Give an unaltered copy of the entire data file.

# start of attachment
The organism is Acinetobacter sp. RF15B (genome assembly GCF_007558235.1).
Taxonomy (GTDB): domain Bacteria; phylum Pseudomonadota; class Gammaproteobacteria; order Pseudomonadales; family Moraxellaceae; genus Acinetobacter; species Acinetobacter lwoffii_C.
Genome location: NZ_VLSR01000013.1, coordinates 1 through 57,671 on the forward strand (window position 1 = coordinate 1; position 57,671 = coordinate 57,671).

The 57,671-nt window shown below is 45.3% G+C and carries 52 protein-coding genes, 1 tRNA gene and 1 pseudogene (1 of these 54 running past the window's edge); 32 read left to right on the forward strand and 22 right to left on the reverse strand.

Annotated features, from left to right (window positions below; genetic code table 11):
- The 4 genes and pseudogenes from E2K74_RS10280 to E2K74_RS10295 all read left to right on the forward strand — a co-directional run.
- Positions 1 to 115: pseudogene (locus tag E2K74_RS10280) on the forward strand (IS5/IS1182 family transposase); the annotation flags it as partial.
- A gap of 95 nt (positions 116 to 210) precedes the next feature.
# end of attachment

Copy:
The organism is Acinetobacter sp. RF15B (genome assembly GCF_007558235.1).
Taxonomy (GTDB): domain Bacteria; phylum Pseudomonadota; class Gammaproteobacteria; order Pseudomonadales; family Moraxellaceae; genus Acinetobacter; species Acinetobacter lwoffii_C.
Genome location: NZ_VLSR01000013.1, coordinates 1 through 57,671 on the forward strand (window position 1 = coordinate 1; position 57,671 = coordinate 57,671).

The 57,671-nt window shown below is 45.3% G+C and carries 52 protein-coding genes, 1 tRNA gene and 1 pseudogene (1 of these 54 running past the window's edge); 32 read left to right on the forward strand and 22 right to left on the reverse strand.

Annotated features, from left to right (window positions below; genetic code table 11):
- The 4 genes and pseudogenes from E2K74_RS10280 to E2K74_RS10295 all read left to right on the forward strand — a co-directional run.
- Positions 1 to 115: pseudogene (locus tag E2K74_RS10280) on the forward strand (IS5/IS1182 family transposase); the annotation flags it as partial.
- A gap of 95 nt (positions 116 to 210) precedes the next feature.